Hi everyone! It hasn’t been the bear adventure that we were anticipating up here in Alaska but we’ve been having a great time anyway. It got even better when I saw the subject of this challenge as I had a perfect photo from yesterday. Our friend Jay invited us out on his boat here in Homer, Alaska and we had a wonderful carefree day that we will remember for a long time. Along the way, we had the opportunity to hang out with a bunch of other carefree characters. How is this for carefree and kicked back??
As I mentioned in my last post, we were worried about the weather in the wilderness area that we were going to. As it turns out the weather got even worse – to the extent that it pretty much destroyed the camp that we were going to. Our guide and his guests were stranded in an awful storm but were finally able to get a plane in to take everyone out – tired, wet, but unharmed. Unfortunately, our bear adventure has been cancelled. We’re kind of scrambling to figure out what we are going to do while we are here but it looks like we’ll be able to go out to a lodge on Lake Clark for at least two days with the Bears. In the meantime, I’ll try to give you some updates on where we go from here…..you gotta love Alaska.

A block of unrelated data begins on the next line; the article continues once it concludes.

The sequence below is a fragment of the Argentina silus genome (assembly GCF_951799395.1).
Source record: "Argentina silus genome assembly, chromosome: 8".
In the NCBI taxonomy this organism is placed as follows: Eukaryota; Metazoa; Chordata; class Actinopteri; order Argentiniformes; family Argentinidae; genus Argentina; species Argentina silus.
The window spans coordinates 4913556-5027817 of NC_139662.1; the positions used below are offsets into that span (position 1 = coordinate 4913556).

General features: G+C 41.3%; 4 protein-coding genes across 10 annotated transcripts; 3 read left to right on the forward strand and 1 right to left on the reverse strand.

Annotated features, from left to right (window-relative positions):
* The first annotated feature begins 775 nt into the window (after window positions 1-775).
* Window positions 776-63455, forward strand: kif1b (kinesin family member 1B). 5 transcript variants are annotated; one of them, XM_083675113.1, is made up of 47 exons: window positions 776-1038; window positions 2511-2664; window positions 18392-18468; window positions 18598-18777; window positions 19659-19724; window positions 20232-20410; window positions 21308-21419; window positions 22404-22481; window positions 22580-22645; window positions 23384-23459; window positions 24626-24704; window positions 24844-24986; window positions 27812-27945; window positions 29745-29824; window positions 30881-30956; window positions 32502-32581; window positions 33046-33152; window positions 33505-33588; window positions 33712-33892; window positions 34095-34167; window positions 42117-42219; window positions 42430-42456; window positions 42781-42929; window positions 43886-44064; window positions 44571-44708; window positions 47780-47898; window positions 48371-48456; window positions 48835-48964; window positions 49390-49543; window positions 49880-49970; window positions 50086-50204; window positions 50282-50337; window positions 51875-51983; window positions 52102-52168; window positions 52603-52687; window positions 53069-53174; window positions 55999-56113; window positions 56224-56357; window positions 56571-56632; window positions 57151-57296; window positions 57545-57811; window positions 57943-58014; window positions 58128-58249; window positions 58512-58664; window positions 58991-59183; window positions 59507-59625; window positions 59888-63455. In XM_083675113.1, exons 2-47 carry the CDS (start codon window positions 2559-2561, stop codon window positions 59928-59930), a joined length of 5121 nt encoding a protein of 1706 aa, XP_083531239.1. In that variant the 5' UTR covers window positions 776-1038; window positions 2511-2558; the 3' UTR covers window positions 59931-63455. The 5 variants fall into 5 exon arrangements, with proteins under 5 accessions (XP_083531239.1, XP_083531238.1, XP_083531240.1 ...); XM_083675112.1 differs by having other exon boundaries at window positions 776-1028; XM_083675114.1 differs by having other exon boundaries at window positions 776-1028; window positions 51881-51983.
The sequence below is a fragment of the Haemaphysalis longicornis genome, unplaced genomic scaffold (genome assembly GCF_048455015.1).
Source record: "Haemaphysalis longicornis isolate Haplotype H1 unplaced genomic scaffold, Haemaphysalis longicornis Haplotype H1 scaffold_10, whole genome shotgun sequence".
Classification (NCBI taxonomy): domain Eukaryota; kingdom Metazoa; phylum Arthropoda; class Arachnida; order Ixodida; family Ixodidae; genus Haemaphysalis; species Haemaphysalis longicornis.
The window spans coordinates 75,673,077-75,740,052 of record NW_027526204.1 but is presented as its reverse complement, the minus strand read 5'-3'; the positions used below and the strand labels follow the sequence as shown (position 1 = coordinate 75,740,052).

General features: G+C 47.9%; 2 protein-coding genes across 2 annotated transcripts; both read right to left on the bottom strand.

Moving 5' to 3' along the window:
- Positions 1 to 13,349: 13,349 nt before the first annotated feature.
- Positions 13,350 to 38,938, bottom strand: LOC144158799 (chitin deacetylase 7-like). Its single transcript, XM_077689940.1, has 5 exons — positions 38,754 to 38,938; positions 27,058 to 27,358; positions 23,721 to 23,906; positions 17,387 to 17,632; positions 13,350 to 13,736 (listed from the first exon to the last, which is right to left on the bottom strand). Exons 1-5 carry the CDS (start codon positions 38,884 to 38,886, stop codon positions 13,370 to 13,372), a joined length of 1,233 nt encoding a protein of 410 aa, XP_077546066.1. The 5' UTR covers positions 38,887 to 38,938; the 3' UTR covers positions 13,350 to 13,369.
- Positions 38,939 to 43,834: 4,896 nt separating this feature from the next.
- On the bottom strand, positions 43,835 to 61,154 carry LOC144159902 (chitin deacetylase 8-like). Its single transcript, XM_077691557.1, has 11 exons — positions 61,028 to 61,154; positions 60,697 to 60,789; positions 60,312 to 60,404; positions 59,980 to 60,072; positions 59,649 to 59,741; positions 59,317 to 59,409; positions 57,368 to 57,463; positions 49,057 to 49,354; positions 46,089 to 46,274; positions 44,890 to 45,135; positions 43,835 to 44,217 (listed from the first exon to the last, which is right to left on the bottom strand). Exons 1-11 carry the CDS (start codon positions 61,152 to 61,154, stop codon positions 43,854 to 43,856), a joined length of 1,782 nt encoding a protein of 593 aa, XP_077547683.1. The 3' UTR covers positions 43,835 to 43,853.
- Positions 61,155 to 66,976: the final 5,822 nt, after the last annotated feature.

This photo is the closest we’ve gotten to our quest so far…..
In the meantime, we’ll have put up with the lousy scenery around here…….
so this will probably be my last post for a little while. We’re off to go camping with Brown Bears in the Katmai Region of Alaska again – this will be our third year doing that and it is definitely one of the coolest trips we do. We’re going to a little different area this time and we are keeping our fingers crossed on the weather. Our bear guide called by satellite phone to tell us that for the last week the wind has been blowing at 60-80 mph and his guests for this week haven’t been able to get to the tent camp – in fact he has been unable to set up some of the camp because of the wind. The long range forecasts we’ve found seem to be improving so hopefully we’ll be able to get out there with those magnificent animals. In any case I thought I’d leave you with another shot of what we hope to see. I’ve posted this photo before but I re-procesed this one to make it more of an “art shot”. This is from 2 years ago – this little cub was following its mom along the beach near our camp. The cub was very inquisitive and kept standing up to see us over the wispy grass and bushes growing on the shoreline. I hope we’ll have new shots like this to share in the near future….take care.